Hours, Minutes, Seconds

I had another of those putting-two-and-two-together moments today. I was trying to elicit the word second from a student. This was in the context of saying a date. This is often quite tricky for French speakers. In French you refer to a date as, for example, le vingt decembre (today’s date). If you were to literally translate this into English, it would be the twenty December, as opposed to the twentieth of December. French speakers often therefore take a while to get used to adding the the and of, and using the ordinal form of the number.

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Why it’s Normal to Talk to Your Dog

Not that I’ve ever doubted that it’s normal, but it was nice to have it confirmed by this article I read today. I’ve spoken to three dogs so far today, on a variety of different topics. I spoke to one in particular more than the others, as we spent a good part of the day together. I variously asked about his logic behind marking his territory as frequently as he did, indicated the dangers inherent in crossing the road, explained to him where I was going when I left and gave him a rough indication of when I’d return, and generally enquired as to his wellbeing. And I still feel pretty normal. This also applies, by the way, to talking to cats and other pets; plants; and inanimate objects.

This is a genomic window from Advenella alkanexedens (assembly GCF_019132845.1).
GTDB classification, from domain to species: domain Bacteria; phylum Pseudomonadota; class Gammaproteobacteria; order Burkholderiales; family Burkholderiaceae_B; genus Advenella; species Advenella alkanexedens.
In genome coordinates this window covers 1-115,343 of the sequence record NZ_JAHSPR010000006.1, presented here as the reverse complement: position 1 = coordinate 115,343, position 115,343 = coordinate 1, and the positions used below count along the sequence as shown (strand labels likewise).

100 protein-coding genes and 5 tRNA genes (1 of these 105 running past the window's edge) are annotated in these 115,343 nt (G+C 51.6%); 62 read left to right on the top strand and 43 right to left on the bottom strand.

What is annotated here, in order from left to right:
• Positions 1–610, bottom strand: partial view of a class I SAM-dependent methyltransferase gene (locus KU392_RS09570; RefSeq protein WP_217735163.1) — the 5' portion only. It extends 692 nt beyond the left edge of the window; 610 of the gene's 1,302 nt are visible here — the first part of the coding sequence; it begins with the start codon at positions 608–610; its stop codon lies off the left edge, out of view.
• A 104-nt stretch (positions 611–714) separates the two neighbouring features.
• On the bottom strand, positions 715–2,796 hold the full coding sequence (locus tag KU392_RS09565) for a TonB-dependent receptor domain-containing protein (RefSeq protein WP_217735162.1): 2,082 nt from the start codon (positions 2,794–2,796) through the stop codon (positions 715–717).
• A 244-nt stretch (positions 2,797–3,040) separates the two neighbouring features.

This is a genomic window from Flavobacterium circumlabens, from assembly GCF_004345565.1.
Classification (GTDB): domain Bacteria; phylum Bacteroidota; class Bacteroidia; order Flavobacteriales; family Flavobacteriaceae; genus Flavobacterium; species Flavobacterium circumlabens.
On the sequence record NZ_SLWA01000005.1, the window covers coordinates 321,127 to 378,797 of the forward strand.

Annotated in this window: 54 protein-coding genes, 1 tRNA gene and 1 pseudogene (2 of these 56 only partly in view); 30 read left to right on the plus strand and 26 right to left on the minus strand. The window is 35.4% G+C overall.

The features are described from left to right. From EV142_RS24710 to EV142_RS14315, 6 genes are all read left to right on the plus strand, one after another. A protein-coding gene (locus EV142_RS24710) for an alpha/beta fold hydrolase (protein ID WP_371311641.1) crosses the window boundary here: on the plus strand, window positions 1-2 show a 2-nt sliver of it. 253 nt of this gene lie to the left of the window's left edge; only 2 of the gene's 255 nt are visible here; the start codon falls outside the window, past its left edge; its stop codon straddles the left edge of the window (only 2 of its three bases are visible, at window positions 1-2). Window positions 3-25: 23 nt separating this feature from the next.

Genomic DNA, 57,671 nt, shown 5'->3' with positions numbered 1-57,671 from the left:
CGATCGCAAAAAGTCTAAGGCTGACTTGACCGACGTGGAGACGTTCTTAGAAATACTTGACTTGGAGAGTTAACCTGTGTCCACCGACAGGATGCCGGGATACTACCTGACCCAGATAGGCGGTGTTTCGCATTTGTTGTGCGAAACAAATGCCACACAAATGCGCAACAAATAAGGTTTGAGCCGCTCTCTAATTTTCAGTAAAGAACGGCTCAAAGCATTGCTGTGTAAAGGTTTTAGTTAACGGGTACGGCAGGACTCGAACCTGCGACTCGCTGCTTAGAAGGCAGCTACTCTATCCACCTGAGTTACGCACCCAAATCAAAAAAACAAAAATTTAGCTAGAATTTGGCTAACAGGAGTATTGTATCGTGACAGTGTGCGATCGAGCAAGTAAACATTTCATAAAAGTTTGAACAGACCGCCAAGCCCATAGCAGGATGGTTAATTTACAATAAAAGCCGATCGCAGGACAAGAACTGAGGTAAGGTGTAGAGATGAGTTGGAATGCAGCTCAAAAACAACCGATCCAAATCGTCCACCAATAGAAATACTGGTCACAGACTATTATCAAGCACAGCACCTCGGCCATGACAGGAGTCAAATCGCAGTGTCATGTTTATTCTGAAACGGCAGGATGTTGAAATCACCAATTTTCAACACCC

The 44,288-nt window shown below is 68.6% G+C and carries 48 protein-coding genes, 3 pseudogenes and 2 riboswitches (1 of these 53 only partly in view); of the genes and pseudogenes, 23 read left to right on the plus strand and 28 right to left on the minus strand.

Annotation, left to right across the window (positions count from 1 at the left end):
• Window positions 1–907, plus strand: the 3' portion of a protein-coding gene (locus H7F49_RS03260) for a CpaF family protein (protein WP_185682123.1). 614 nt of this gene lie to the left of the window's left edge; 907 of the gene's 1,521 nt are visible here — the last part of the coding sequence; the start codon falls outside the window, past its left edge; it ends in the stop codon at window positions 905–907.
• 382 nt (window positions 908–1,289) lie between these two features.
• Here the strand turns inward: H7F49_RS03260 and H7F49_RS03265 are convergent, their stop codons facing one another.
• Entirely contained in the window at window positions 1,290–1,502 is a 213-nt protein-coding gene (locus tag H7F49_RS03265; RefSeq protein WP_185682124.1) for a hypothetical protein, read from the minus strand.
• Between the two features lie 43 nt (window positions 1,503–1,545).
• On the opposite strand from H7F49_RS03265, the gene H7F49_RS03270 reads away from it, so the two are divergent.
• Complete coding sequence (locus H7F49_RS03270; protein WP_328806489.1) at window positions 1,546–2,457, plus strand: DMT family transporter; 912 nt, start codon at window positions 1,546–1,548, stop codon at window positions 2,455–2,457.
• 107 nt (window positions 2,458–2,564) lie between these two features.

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All the Feels

All the feels.


Your Facebook or Twitter feed no doubt features a few occurrences of this phrase. And you know, it’s fine, in the right place. A picture of two otters holding hands. A baby and a puppy playing. Manipulative, schmaltzy John Lewis Christmas adverts (I haven’t seen the latest one, but I gather it’s about a family buying a dog a trampoline for Christmas). Those situations which give you a nice warm feeling inside for a brief time.

As I’ve noticed it being used more and more though, I tried a little experiment. I searched for “All the feels” on Facebook (that’s about the extent of my social-media penetration), and the first five public posts brought up the following: Continue reading